The Good Luck of Right Now by Matthew Quick

I read this book for my One Drink Minimum Book club this month.  I have not read anything else by Matthew Quick and I probably won’t based on this.  I know I am in the minority because many people love all of Matthew Quick’s works.

This book is about a young man (30s) who lived with his mother his whole life.  She dies (no spoiler it happens in the first couple of pages) and he has to “learn” to live by himself.  He finds a form letter from Richard Gere to his mother and decides to start writing to him to work his way through what  is happening to him.  The entire book is in the form of letters (one sided) to Richard Gere.  Although it is never explicitly stated, it is clear that he on the autism spectrum somewhere.

Through his journey, he assembles a rather ragtag assortment of characters, I mean every character is quirky, I think that is supposed to be the charming??  He has a bipolar alcoholic defrocked priest, a counselor who is herself an abused woman and should be dealing with her own  issues,  a traumatized woman and her brother who is paranoid, delusional, believes in aliens and has a verbal tick where he says fuck in every single sentence…for the entire book.

I had a number of problems with the book: first, I felt somehow that Bartholomew’s disability was like  a punchline, it seemed a wrong treatment to me.  I also read The Curious Incident of a Dog in the Night and I never got that sense from that book. Then, Bartholomew spends a great deal of the book trying to get to know Girllibrarian and when he does meet and talk to her, there is no sense that they have anything in common or anything to really talk about. Also,  Bartholomew shows no signs of really needing help, he may be autistic but he was his mother’s caregiver, not the other way around, and he shows no signs of being grief stricken.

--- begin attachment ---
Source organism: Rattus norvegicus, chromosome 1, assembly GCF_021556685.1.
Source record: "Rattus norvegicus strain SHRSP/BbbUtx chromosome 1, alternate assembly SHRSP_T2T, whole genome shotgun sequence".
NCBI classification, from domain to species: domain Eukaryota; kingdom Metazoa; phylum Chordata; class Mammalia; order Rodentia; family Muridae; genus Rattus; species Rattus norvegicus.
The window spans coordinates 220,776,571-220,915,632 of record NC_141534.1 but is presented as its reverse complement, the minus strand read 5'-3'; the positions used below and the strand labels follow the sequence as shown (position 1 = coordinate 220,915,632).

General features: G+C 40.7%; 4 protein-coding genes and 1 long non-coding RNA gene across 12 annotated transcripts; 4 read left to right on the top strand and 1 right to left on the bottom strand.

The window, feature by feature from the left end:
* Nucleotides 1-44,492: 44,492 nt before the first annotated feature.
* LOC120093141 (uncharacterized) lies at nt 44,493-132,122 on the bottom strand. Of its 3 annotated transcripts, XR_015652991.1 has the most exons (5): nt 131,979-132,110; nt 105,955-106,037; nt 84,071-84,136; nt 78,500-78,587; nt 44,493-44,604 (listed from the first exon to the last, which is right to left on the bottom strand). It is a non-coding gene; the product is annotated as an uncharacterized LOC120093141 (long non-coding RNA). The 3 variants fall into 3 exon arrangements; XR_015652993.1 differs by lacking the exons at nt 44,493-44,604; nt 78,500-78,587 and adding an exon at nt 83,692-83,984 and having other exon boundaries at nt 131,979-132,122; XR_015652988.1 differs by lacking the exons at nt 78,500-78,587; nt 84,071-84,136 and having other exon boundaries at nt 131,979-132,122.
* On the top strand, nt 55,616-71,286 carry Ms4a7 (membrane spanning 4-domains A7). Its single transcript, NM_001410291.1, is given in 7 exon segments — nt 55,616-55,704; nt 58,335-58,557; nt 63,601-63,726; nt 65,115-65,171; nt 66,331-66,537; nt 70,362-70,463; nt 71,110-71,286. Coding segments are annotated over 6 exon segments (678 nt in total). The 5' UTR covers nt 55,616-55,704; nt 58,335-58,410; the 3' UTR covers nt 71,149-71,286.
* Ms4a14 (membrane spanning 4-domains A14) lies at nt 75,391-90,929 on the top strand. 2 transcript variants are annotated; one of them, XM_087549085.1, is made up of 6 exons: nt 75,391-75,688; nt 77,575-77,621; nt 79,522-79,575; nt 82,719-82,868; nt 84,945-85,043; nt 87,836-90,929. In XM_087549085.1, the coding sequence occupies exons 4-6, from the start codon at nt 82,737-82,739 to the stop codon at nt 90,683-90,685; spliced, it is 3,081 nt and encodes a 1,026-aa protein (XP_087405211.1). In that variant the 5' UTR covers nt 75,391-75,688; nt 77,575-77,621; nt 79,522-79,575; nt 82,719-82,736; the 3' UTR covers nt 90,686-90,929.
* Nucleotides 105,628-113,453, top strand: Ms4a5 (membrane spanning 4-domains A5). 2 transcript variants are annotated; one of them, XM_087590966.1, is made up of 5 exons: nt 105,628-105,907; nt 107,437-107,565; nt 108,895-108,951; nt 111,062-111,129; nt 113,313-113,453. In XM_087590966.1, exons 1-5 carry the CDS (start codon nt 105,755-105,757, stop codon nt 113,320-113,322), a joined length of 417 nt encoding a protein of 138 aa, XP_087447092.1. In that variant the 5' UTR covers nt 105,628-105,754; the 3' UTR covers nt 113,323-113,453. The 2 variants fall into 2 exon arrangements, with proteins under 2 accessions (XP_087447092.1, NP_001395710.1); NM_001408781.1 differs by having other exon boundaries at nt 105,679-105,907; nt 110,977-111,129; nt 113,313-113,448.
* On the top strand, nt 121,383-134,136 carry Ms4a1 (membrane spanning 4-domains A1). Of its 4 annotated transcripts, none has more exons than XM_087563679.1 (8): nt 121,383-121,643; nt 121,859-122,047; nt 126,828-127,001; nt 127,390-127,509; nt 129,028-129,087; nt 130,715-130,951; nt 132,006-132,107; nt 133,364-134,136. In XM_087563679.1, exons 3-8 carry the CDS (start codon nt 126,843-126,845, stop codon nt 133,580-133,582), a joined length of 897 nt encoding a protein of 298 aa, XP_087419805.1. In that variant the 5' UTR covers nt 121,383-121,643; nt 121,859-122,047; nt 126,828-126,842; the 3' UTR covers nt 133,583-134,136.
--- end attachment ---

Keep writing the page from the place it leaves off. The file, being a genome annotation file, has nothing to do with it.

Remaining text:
I don’t want to say to much more and give away everything about the plot, but this really didn’t work for me.

 

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Resolution & A Brush with Death

Resolution is the third book in the Garnethill trilogy by Denise Mina.  I would highly recommend reading this series in order…or you will be completely  lost.

It is hard to discuss too much about this book without giving away spoilers to the first two in the series, because this plot wraps up events from those books.  On the whole this is a dark, gritty, violent series.  It covers a gamut of issues from childhood sexual abuse, alcoholism, family dysfunction, infidelity, drug abuse, rape and of course murder.  The protagonist, Maureen, as a drunken, self destructive incest survivor drives this whole trilogy.  The closest character I can compare her to is Lisbeth Salander of The Girl with the Dragon Tattoo fame.

The negatives with the books, all of them, for me occur whenever Maureen interacts with the police officers. Those scenes seem to range from unrealistic to cartoonlike, especially by book 3 in the series.  Has Maureen learned nothing about the criminal justice system and dealing with police by that time??  Overall, a good trilogy with character development and growth over the course of the arc, an excellent sense of place, and  a nicely woven plot, if perhaps a little too neatly tied up in the end.

 

A Brush with Death is the second in the Penny Brannigan series set in Wales.  This book picks up right where the first one  left off.  Penny is living in the cottage she inherited from her close friend, Emma.  She stumbles upon a mystery from Emma’s past and feels compelled to follow it to the end.  I quite enjoyed the first in this series, however this one fell  somewhat flat for me.

The positives are the character descriptions and the setting.  Well executed to the point that the reader can “see” the people and the town.  There are a couple new characters that are introduced that I assume will be recurring because of the time spent developing them.  The mystery was interesting and I definitely had the culprit wrong, however there was information withheld from the reader until the reveal, so I don’t suppose you could solve it completely.

The negatives are that the romantic subplot didn’t really work for me. I didn’t get a sense of chemistry between the characters, but that is not a huge element in a mystery.   The dialogue was often stilted or on the other had silly.  The mystery seemed almost secondary, a bit emphasis in the book was the examination of change in social issues.  Although the portrayal of attitudes and the connection to a possible murder motive made this pertinent, it felt overshadowing to me.

I really did like the first book, so I might pick up the third one given the opportunity.